AMD, after its foundation, never really competed with Intel on the processor market. Offering clones of x86 architecture with a military level of reliability, it had a certain share of consumers until the light saw the Pentium series, which required all the engineering potential to bring about a worthy response. In fact, the chips of the new, own K5 architecture turned out to be very productive in office applications, but not in the then gaining popularity multimedia. The purchase of fading competitors allowed the release of different generations of K6 processors, which, unfortunately, still could not show themselves in floating-point operations. And, it would seem, AMD will forever remain catching up, but a miracle happened – a team led by Jim Keller, one of the developers of server processors DEC Alpha, introduced the architecture of K7, forever changing the course of history.
In the early 2000’s AMD with processors Athlon and Duron broke into the market of workstations and gaming PCs, and chips of architecture K8 further strengthened its position, including the server segment, where Intel reigned for a long time. The Phenom solutions based on the K10 released a little later, and it became more difficult for them to compete with the latest products of the Core series. The fans of “white-green” expected the second coming in the face of Bulldozer, which was supposed to bring SMT technology, similar to Intel Hyper-Threading, but more “iron”. And, as always, the scourge of AMD processors, namely the lack of software support, played a cruel joke with them – at that time a miracle did not happen, although the architecture of the novelties was promising. Now all the attention of the public is riveted to the decisions of Zen, but whether they can justify the hopes, we just have to find out.
The lack of a cooling system does not surprise you – the AMD Ryzen 7 1800X / 1700X processors are still available without it. In the future, possible “packs” with a proprietary branded cooler Wraith Max, but a simple Ryzen 7 1700 can now be purchased with Wraith Spire. Both of these models have RGB-backlighting, which will be especially liked by modders. For the usual Wraith Stealth, apparently, it is destined to cool the younger Ryzen models, which should appear somewhere in the second quarter of this year. There is also information that Wraith Max and Wraith Stealth will be available only for assemblers of ready systems.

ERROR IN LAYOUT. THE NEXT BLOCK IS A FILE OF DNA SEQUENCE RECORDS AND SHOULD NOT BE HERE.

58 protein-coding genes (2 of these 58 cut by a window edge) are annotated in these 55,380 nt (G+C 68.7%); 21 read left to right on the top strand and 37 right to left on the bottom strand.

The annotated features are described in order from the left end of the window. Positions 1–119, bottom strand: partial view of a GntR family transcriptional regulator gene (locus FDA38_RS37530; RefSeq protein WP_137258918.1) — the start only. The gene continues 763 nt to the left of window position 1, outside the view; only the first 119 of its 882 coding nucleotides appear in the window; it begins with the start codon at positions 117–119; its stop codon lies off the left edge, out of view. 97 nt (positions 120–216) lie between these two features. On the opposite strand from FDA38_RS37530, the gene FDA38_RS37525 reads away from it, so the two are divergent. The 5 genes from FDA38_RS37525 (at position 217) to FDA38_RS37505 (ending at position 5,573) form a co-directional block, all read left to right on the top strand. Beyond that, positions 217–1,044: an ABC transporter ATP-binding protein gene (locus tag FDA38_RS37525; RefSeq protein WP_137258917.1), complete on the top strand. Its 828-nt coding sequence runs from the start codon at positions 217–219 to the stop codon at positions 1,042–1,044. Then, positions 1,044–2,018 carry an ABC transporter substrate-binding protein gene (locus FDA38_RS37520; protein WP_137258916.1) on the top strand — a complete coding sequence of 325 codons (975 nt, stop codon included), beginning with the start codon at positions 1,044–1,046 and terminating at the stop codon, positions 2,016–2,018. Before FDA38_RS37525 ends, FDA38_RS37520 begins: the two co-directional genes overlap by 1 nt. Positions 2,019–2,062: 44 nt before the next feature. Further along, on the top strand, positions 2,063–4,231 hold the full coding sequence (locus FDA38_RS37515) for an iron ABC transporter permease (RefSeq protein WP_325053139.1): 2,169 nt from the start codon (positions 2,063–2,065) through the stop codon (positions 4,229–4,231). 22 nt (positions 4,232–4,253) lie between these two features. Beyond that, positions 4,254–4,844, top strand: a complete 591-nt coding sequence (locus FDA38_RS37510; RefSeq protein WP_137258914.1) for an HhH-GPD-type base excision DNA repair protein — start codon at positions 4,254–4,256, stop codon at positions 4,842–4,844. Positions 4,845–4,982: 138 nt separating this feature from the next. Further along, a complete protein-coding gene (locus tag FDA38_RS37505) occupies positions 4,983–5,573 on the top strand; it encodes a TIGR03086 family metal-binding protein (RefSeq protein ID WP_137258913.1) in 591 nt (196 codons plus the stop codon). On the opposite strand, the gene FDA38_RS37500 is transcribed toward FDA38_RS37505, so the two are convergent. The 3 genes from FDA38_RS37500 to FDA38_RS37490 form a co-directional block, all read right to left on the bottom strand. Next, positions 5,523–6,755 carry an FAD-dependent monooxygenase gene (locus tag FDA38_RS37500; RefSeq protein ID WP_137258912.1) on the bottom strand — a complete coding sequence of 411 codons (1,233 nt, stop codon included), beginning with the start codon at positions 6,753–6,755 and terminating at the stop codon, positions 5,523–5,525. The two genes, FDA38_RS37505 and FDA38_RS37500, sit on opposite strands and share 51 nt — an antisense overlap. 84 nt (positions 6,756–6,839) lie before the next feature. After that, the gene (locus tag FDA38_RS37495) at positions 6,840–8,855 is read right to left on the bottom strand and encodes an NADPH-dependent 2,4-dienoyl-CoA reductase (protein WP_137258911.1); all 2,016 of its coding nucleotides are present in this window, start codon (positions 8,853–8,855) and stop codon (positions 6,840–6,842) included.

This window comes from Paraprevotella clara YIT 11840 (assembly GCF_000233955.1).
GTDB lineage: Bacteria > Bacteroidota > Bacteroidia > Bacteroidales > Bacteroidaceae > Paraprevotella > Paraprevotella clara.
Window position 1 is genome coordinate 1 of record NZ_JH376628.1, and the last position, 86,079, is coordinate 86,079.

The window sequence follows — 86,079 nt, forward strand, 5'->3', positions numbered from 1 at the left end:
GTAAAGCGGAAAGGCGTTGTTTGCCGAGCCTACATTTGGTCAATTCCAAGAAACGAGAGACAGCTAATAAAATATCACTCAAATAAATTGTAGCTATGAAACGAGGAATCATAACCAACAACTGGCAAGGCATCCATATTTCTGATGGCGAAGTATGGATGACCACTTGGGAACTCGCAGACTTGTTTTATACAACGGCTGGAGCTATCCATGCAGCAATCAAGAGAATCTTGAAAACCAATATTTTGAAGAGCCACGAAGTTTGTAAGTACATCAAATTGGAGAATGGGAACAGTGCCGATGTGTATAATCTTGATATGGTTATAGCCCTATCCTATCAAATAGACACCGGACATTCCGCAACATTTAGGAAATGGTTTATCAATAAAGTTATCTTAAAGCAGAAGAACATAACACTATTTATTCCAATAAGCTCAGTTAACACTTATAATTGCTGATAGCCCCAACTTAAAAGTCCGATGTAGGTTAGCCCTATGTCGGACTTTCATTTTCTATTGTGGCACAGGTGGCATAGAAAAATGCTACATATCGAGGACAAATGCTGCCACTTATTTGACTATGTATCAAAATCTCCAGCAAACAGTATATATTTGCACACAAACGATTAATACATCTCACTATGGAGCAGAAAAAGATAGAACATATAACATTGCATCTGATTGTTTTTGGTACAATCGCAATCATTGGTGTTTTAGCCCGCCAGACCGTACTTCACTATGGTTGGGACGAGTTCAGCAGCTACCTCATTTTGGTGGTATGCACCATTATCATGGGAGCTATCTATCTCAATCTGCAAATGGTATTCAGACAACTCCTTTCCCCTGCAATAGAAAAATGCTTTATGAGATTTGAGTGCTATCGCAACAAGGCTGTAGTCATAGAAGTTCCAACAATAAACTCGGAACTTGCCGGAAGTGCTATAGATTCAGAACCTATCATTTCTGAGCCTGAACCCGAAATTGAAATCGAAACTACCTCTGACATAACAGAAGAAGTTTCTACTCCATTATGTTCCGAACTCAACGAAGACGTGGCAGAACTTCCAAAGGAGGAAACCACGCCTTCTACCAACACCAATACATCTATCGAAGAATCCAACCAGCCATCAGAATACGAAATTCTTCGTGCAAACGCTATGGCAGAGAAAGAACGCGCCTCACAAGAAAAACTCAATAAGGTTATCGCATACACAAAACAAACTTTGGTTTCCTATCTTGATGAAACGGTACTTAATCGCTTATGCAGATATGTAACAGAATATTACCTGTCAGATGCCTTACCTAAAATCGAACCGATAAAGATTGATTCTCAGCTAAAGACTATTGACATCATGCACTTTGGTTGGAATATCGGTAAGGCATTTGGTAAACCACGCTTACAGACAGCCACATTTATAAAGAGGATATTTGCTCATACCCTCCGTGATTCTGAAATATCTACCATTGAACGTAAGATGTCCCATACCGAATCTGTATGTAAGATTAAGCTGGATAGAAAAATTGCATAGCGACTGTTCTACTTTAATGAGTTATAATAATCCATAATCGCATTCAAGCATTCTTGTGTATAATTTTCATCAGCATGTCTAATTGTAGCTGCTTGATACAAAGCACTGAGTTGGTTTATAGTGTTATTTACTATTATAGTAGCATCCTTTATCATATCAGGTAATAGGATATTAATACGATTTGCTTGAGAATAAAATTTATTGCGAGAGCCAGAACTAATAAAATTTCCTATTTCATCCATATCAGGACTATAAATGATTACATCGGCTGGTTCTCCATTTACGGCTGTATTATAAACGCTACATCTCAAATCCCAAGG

Externally, the body of new products has not changed at all since the release of K8 – the same large heat distribution cover completely covers the processor substrate, but unlike the old solutions, the name of the series is now engraved with large letters and it is unlikely that it will be confused with the same Bulldozer and derivatives.
But the “abdomen” has changed and now it resembles the APU, only the number of contacts has been increased to 1331 (940 for AM3 + and 906 for FM2 +). The legs are thinner, so when handling the processor, you need to be even more careful than before.
In addition to the connector, the cooler was attached to the changes, or, more accurately, the near-okhotk “frame” – it became simpler and wider. The latter is due to the complicated wiring layout and the need to increase the mechanical strength for this.
However, ASUS has released “motherboards” with universal holes that allow using old mounts for Socket AM3 (+) / FM2 (+), which will facilitate the transition to a new platform with previously acquired cooling systems.
The Ryzen 7 1800X processor has eight physical cores and supports SMT technology, but unlike the predecessors on the Bulldozer core, AMD has again returned to the classic scheme and now each core has its own FPU.